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Ernährung und Diät bei Tuberkulose.

JAMA. 1932;98(26):2309-2310. doi:10.1001/jama.1932.02730520051029.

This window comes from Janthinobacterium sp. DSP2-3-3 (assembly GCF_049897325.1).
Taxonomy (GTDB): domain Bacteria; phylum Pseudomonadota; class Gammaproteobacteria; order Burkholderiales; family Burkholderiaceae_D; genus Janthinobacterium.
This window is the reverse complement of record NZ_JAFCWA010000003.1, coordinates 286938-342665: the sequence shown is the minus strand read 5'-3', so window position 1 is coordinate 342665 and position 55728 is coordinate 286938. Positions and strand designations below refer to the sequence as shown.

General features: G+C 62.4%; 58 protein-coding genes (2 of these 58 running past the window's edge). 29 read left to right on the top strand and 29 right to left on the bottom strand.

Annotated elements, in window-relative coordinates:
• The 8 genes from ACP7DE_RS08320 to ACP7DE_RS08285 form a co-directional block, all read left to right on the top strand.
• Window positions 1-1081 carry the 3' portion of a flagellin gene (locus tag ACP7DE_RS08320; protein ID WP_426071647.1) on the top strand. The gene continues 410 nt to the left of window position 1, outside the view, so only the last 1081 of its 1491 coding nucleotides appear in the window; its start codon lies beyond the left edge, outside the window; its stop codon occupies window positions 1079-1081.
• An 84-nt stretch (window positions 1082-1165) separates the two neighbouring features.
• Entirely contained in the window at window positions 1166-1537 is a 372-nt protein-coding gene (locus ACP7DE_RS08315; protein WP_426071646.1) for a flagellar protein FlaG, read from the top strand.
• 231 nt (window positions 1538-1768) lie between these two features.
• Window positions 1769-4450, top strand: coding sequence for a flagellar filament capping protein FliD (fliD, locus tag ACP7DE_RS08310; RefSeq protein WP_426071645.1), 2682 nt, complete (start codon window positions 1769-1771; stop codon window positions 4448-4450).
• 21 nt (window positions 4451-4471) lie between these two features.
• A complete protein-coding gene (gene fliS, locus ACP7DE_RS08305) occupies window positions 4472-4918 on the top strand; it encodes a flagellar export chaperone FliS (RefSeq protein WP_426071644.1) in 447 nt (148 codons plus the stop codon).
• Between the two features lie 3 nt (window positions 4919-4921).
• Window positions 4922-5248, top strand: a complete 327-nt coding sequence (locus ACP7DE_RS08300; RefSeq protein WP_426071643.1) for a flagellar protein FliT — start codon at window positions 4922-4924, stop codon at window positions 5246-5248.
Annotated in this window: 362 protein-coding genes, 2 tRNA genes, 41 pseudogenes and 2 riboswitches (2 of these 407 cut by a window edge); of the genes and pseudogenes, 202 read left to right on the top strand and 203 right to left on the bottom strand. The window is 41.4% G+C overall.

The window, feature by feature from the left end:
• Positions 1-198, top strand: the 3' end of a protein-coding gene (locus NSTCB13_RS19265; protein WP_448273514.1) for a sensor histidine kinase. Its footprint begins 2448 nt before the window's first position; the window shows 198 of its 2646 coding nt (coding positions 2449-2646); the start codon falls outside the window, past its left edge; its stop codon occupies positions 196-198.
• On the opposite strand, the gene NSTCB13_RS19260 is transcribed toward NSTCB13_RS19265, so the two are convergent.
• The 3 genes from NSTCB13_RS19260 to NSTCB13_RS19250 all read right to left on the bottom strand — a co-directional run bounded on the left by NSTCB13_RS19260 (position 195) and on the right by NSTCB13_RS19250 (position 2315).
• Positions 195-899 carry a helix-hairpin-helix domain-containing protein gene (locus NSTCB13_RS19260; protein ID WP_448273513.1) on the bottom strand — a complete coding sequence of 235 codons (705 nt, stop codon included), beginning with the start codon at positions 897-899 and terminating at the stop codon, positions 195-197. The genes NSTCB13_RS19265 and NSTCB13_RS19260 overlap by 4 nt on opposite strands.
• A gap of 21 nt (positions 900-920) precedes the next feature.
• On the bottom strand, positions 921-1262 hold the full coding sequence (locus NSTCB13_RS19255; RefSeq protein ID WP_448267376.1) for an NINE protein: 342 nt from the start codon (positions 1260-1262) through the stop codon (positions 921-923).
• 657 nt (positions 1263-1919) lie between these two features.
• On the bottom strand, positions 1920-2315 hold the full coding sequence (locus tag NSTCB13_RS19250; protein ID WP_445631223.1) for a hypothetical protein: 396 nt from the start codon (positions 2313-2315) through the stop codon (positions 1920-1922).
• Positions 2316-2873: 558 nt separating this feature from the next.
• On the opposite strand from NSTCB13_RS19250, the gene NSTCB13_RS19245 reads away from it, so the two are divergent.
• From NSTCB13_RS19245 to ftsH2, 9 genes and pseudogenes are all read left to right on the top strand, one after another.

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In an introduction to this complete work, Bacmeister writes that the surgical treatment of pulmonary tuberculosis in recent years has made such strides that it has overshadowed dietetic considerations, and tuberculosis as a general disease has been neglected. The ideas of Sauerbruch, Herrmannsdorfer and Gerson restored interest in dietetic treatment. Their treatment has been successful in skin and bone tuberculosis but disappointing in the treatment of pulmonary tuberculosis. The book is divided into nine interesting chapters, beginning with metabolism in tuberculous patients. The Harris-Benedict tables are given in regard to caloric needs, and the variations from the normal in tuberculous patients are discussed in regard to the various foodstuffs. The concept of a demineralized body in tuberculosis is not accepted, but, in contrast with the healthy, the tissues have not the same capacity to fix the mineral salts. The relationships of the different minerals and the different vitamins to general


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